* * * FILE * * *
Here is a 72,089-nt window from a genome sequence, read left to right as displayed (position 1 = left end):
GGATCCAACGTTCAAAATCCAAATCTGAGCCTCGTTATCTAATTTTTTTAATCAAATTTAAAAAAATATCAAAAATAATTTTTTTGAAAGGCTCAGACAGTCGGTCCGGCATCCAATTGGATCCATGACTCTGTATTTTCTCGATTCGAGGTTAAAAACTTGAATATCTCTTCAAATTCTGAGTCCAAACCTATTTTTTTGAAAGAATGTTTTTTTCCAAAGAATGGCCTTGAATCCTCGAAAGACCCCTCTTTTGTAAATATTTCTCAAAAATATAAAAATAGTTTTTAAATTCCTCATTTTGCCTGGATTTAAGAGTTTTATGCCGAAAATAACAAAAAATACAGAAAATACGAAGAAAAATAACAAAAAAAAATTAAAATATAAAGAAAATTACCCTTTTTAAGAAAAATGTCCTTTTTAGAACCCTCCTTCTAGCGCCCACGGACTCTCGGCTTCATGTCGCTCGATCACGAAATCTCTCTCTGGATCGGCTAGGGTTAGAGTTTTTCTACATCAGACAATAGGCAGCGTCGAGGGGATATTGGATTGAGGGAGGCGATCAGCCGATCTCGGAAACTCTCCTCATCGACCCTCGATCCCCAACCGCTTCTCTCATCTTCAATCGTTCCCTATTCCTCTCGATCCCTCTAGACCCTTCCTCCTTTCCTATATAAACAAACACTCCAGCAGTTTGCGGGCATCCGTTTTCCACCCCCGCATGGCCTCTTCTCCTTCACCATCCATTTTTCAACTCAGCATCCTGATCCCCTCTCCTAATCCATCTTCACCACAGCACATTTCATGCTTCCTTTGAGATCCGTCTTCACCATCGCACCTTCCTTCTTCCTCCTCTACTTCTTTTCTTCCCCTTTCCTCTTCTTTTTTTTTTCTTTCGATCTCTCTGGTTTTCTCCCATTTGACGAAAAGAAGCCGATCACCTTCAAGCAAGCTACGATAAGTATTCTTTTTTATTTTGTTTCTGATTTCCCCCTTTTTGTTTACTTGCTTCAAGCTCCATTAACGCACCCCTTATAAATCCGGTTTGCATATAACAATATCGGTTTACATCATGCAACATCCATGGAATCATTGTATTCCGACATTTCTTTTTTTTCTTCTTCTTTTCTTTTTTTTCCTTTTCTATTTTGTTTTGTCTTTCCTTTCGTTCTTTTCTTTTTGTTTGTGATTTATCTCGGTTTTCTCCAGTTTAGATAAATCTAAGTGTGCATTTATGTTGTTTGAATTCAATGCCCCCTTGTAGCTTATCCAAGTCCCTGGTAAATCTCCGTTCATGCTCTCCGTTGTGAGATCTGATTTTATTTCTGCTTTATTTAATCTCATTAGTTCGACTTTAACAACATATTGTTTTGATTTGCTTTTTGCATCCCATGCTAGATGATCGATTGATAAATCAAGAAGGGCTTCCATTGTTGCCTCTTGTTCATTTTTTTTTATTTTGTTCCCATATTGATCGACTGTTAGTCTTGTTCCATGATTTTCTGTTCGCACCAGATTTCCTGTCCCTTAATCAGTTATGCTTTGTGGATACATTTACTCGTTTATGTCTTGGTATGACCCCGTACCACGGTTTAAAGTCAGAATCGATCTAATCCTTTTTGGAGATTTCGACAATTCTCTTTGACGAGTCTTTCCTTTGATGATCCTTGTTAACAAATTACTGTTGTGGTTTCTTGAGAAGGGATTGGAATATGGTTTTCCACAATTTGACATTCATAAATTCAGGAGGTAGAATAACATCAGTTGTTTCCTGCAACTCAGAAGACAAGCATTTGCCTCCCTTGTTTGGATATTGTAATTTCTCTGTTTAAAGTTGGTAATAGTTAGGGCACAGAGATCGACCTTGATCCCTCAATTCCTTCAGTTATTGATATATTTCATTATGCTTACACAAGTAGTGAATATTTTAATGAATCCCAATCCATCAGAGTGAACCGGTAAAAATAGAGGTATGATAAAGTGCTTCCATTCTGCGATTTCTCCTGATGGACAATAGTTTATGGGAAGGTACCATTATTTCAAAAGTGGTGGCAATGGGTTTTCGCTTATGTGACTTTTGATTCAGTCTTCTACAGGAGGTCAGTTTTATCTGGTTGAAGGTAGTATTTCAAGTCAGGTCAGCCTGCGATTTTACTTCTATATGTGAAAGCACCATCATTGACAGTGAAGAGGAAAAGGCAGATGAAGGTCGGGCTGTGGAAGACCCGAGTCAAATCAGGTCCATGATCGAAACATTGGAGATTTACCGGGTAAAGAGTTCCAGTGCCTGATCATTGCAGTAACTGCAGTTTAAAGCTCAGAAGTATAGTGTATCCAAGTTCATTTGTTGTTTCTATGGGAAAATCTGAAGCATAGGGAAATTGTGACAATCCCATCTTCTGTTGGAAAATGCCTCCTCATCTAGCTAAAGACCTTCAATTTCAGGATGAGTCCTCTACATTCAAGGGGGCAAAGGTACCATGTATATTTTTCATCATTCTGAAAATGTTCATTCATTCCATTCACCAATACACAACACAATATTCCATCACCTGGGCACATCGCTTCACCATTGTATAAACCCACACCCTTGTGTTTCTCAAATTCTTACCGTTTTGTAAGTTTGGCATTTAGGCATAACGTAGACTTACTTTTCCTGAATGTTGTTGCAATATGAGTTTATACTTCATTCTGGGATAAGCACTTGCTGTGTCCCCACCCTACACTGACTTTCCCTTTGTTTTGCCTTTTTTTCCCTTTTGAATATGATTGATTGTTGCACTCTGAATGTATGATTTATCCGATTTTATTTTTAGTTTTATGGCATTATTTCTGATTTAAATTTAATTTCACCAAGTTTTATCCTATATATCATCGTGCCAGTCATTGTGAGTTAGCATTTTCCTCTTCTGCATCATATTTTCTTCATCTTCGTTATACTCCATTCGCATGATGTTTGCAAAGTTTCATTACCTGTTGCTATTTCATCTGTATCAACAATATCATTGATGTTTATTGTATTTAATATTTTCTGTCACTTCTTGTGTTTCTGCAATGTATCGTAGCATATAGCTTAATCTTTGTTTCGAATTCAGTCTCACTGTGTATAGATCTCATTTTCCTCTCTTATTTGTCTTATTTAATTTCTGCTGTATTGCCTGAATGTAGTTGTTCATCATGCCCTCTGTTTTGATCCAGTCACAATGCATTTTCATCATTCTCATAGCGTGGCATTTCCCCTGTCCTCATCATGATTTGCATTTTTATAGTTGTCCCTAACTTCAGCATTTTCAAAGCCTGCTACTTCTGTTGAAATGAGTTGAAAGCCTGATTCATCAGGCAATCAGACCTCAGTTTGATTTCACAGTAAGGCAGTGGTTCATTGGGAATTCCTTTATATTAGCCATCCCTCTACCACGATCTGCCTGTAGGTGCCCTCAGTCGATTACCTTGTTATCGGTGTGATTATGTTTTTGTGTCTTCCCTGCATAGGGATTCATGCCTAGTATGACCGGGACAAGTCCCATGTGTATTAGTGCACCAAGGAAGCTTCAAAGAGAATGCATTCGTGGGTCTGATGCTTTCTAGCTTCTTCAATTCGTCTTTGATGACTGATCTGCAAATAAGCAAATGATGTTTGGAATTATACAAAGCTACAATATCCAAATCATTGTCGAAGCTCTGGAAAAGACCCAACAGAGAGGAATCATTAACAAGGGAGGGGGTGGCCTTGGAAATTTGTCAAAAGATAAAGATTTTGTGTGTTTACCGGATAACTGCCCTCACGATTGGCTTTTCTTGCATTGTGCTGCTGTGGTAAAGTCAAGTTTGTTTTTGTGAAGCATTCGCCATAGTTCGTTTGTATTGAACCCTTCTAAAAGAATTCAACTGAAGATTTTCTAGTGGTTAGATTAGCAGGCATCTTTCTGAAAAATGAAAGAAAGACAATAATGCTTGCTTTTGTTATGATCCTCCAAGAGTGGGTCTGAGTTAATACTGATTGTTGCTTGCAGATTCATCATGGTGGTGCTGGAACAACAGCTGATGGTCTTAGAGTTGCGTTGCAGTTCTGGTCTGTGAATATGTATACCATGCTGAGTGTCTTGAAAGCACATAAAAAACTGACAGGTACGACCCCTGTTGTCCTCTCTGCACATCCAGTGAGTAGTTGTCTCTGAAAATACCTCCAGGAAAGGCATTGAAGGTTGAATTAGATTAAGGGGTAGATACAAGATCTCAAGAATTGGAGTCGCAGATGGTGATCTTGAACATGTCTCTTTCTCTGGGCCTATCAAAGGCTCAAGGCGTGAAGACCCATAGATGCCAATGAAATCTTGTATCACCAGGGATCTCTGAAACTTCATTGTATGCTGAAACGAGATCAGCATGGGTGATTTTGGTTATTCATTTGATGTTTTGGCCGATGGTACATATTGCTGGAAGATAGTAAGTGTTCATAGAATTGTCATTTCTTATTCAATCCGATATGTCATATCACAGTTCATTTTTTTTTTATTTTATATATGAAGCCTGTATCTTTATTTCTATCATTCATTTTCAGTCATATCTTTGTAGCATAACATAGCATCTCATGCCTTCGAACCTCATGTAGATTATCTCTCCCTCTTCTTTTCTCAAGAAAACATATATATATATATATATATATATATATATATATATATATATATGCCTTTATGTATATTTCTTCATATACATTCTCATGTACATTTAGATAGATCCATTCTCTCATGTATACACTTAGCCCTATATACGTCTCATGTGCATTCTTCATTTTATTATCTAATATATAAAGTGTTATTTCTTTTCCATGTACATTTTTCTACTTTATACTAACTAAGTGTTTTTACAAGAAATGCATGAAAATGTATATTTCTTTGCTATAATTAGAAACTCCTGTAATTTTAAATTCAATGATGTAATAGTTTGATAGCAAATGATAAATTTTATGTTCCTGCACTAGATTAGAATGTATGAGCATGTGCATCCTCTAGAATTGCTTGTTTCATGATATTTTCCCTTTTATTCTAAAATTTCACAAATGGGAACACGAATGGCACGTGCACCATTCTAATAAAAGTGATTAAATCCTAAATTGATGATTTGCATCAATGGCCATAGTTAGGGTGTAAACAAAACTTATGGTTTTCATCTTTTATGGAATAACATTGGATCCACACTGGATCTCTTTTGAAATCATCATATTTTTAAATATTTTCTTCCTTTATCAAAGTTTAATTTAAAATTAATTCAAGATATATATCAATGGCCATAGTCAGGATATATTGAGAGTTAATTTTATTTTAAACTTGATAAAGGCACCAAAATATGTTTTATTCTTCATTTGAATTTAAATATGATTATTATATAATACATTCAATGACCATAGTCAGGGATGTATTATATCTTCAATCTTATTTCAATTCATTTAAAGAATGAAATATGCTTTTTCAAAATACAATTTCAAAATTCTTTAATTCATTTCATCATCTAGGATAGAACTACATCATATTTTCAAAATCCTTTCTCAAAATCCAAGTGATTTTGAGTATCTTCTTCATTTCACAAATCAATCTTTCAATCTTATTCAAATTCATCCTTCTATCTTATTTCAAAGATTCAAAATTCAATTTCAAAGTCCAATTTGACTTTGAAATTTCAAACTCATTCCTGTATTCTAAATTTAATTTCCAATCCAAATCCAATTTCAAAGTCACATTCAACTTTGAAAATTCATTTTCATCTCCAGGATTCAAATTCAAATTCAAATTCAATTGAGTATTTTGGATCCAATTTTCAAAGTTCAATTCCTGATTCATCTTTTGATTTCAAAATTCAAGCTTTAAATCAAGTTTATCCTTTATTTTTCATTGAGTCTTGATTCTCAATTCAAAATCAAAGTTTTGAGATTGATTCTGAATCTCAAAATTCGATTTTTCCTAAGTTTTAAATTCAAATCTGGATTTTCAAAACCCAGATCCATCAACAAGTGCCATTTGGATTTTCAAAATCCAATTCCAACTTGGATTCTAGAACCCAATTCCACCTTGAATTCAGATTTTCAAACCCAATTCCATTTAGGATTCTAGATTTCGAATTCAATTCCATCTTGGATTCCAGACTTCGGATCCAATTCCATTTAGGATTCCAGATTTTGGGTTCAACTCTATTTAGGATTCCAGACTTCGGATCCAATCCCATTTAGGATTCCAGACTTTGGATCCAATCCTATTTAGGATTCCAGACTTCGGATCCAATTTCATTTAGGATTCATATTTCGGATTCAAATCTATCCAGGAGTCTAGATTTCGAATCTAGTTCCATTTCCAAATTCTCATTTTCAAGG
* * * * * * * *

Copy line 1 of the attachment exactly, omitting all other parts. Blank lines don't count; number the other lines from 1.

Here is a 72,089-nt window from a genome sequence, read left to right as displayed (position 1 = left end):